Biden vows to ‘get right to work’ despite Trump resistance

Biden vows to ‘get right to work’ despite Trump resistance

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WILMINGTON, Del: Vowing “to get right to work,” President-elect Joe Biden shrugged off President Donald Trump’s fierce refusal to accept the election outcome as “inconsequential,” even as Democrats elsewhere warned that the Republican president’s actions were dangerous.

Trump made unreasonable claims in support of voter fraud, prevented the incoming president from receiving intelligence reports, and withheld federal funds designed to help facilitate the transfer of power. Trump’s boycott, with the support of senior Republicans in Washington and across the country, may also prevent background checks and security checks by prospective staff, nor will it prevent federal agencies from discussing transition plans.

When some Democrats and former Republican officials warned of serious consequences, Biden tried to lower the national temperature while speaking to reporters at the temporary transitional headquarters near his home in downtown Wilmington on Tuesday.

He described Trump’s position as little more than an “embarrassing” mark on the outgoing president’s legacy, while predicting that Republicans on Capitol Hill would eventually accept the reality of Biden’s victory. The Republican resistance, Biden said, “does not change the dynamic at all in what we’re able to do.”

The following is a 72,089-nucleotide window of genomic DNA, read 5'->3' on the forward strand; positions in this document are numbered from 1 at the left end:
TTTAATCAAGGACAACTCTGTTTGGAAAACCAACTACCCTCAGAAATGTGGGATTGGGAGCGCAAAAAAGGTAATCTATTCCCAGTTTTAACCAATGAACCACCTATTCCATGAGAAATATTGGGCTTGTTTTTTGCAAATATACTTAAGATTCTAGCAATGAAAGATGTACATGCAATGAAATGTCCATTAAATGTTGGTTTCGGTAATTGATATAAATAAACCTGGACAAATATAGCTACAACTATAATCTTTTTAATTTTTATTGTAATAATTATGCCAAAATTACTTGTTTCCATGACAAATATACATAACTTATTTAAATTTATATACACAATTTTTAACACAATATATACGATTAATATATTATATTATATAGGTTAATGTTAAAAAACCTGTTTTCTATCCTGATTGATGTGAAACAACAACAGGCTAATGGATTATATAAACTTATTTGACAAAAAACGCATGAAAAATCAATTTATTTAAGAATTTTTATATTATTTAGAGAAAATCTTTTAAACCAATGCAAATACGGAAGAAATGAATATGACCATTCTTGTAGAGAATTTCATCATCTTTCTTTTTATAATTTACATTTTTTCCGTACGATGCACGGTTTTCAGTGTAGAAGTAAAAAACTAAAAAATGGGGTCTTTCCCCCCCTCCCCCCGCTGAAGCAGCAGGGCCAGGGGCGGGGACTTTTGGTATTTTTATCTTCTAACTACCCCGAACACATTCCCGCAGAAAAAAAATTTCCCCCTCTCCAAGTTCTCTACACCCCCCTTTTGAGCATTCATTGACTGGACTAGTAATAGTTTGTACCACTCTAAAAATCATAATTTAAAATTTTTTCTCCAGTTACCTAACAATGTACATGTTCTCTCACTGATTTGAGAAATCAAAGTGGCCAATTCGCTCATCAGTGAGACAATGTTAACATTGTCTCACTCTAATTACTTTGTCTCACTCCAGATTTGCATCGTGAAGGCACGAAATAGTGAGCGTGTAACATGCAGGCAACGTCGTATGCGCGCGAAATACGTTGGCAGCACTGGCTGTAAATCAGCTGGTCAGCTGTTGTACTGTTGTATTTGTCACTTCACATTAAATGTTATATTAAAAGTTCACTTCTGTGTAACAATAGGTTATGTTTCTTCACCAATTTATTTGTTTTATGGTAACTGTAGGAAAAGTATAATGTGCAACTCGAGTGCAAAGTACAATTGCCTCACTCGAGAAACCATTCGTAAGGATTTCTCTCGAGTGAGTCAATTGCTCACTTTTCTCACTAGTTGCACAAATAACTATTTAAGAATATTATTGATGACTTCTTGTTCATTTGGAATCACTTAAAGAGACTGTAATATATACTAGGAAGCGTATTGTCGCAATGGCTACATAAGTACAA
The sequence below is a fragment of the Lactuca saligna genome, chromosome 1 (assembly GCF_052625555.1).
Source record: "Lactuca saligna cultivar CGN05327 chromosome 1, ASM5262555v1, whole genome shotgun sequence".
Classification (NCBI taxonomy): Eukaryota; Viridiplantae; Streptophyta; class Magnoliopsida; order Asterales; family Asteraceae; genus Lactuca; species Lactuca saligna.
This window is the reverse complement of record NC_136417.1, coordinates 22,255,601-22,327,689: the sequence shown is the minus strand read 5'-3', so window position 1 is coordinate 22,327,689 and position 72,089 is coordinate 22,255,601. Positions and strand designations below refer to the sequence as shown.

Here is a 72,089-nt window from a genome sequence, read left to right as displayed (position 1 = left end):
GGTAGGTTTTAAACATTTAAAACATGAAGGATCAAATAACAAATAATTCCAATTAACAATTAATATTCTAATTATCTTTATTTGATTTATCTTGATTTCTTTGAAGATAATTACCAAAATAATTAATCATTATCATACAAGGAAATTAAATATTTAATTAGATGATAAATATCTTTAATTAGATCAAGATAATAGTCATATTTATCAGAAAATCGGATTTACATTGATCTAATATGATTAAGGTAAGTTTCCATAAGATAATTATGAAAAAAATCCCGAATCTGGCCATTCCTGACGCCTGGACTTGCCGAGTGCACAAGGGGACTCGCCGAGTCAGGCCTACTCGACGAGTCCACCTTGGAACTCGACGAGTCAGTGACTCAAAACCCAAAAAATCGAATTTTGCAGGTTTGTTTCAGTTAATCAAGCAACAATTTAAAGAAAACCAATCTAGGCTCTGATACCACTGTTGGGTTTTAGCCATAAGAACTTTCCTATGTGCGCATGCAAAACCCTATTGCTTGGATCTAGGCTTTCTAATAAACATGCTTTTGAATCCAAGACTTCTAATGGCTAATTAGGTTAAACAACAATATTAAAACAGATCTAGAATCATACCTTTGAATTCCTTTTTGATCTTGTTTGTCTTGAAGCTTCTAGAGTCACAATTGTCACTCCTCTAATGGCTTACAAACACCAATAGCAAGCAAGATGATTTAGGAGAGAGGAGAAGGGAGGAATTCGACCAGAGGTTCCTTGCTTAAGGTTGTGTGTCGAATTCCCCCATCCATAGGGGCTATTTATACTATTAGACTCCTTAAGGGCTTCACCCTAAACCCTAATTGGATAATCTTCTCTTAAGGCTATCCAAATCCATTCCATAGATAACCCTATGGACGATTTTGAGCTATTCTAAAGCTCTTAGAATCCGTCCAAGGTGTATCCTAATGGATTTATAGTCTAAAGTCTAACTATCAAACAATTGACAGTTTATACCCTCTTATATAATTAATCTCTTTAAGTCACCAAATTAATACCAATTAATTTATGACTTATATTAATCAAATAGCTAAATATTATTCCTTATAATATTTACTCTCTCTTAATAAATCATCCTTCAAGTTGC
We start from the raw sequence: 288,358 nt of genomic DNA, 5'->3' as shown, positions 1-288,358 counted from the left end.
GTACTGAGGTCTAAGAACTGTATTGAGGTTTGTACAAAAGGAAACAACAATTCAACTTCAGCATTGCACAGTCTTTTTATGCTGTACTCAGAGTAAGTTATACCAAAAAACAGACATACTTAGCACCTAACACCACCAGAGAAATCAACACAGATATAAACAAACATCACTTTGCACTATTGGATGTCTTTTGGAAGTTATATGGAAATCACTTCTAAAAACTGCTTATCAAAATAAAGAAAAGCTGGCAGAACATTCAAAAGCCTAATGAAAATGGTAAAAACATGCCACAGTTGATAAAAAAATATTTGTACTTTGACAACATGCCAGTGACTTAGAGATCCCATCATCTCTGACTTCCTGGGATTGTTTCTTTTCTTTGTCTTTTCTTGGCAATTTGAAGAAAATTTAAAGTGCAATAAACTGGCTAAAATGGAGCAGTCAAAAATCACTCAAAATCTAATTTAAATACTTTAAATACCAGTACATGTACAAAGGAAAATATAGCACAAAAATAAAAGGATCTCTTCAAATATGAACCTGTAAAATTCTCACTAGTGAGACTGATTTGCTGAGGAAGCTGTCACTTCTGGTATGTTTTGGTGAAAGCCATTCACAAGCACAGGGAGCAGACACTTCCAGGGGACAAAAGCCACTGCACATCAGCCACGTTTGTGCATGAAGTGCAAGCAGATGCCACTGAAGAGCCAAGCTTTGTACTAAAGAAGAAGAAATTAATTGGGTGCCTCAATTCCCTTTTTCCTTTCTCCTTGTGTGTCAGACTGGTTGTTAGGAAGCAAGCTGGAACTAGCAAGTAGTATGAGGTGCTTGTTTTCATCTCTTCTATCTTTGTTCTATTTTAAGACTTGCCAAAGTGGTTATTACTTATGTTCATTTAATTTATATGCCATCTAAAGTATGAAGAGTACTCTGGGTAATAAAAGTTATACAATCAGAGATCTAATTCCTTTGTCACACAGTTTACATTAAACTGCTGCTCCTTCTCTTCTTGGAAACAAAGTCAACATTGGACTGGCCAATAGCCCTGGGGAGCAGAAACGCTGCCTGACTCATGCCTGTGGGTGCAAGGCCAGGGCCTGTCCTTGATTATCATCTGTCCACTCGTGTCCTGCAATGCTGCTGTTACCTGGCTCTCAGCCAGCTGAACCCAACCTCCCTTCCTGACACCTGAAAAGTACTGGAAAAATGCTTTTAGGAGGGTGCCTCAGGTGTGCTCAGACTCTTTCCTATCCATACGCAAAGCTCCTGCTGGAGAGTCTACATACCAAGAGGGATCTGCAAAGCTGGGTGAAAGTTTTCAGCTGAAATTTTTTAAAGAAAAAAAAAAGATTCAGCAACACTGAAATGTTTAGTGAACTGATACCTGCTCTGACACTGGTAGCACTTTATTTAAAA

Biden added that more intelligence briefings “will be useful”, but “we don’t see anything slowing us down.”

Biden is prepared to face dueling national crises. Regardless of political debates, these crises are actively threatening the health, safety and economic security of millions of Americans. These comments are methodical. Coronavirus infections, hospitalizations and deaths have surged, the economy is facing the possibility of long-term destruction, and the country’s political and cultural divide may be increasing.

Biden is betting that his low-key attitude and bipartisan contacts-very different from the style of the current president-will help him to govern effectively on the first day. But just 71 days before Trump’s inauguration, Trump and his allies seemed determined to make Biden’s transition as difficult as possible.

Trump once again made the unfounded claim of “large vote abuse” on his Twitter account on Tuesday, and predicted that he will eventually win the game he has already lost. His allies on Capitol Hill, led by Senate Majority Leader Mitch McConnell, encouraged the president’s baseless accusations. Social media networks quickly marked Trump’s tweets as controversial claims about election fraud.

American allies are beginning to admit that Trump will not.
French President Emmanuel Macron met with Biden through a teleconference. German Chancellor Merkel and British Prime Minister Boris Johnson, six leaders of the entire world, congratulated him on his election to Biden.

“I look forward to strengthening the partnership between our countries and to working with him on our shared priorities — from tackling climate change, to promoting democracy and building back better from the pandemic,” Johnson wrote on Twitter. “Build back better” is a slogan that Biden and the British government have in common.

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